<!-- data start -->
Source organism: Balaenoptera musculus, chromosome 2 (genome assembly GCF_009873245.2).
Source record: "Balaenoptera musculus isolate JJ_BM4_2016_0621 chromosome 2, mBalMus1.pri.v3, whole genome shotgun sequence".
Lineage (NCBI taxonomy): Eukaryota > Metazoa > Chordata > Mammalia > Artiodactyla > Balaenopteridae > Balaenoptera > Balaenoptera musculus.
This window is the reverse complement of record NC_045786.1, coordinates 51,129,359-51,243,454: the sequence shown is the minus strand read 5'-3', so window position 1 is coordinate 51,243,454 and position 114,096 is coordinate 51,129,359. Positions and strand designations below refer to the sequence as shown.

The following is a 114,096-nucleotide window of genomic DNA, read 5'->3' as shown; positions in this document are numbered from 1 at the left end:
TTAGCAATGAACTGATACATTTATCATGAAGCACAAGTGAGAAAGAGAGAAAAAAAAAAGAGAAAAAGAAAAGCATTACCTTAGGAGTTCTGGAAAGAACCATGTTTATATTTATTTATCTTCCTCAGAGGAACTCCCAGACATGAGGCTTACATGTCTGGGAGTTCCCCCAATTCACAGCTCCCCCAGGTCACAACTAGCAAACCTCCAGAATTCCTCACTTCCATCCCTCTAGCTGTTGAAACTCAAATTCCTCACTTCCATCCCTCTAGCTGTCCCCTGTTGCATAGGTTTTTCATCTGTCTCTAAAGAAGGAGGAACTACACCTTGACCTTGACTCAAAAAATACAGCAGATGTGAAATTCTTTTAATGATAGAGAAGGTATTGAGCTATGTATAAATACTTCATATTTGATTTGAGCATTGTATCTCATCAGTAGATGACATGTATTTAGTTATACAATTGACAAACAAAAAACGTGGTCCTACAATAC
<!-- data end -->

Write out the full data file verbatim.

Source organism: Balaenoptera musculus, chromosome 2 (genome assembly GCF_009873245.2).
Source record: "Balaenoptera musculus isolate JJ_BM4_2016_0621 chromosome 2, mBalMus1.pri.v3, whole genome shotgun sequence".
Lineage (NCBI taxonomy): Eukaryota > Metazoa > Chordata > Mammalia > Artiodactyla > Balaenopteridae > Balaenoptera > Balaenoptera musculus.
This window is the reverse complement of record NC_045786.1, coordinates 51,129,359-51,243,454: the sequence shown is the minus strand read 5'-3', so window position 1 is coordinate 51,243,454 and position 114,096 is coordinate 51,129,359. Positions and strand designations below refer to the sequence as shown.

The following is a 114,096-nucleotide window of genomic DNA, read 5'->3' as shown; positions in this document are numbered from 1 at the left end:
TTAGCAATGAACTGATACATTTATCATGAAGCACAAGTGAGAAAGAGAGAAAAAAAAAAGAGAAAAAGAAAAGCATTACCTTAGGAGTTCTGGAAAGAACCATGTTTATATTTATTTATCTTCCTCAGAGGAACTCCCAGACATGAGGCTTACATGTCTGGGAGTTCCCCCAATTCACAGCTCCCCCAGGTCACAACTAGCAAACCTCCAGAATTCCTCACTTCCATCCCTCTAGCTGTTGAAACTCAAATTCCTCACTTCCATCCCTCTAGCTGTCCCCTGTTGCATAGGTTTTTCATCTGTCTCTAAAGAAGGAGGAACTACACCTTGACCTTGACTCAAAAAATACAGCAGATGTGAAATTCTTTTAATGATAGAGAAGGTATTGAGCTATGTATAAATACTTCATATTTGATTTGAGCATTGTATCTCATCAGTAGATGACATGTATTTAGTTATACAATTGACAAACAAAAAACGTGGTCCTACAATAC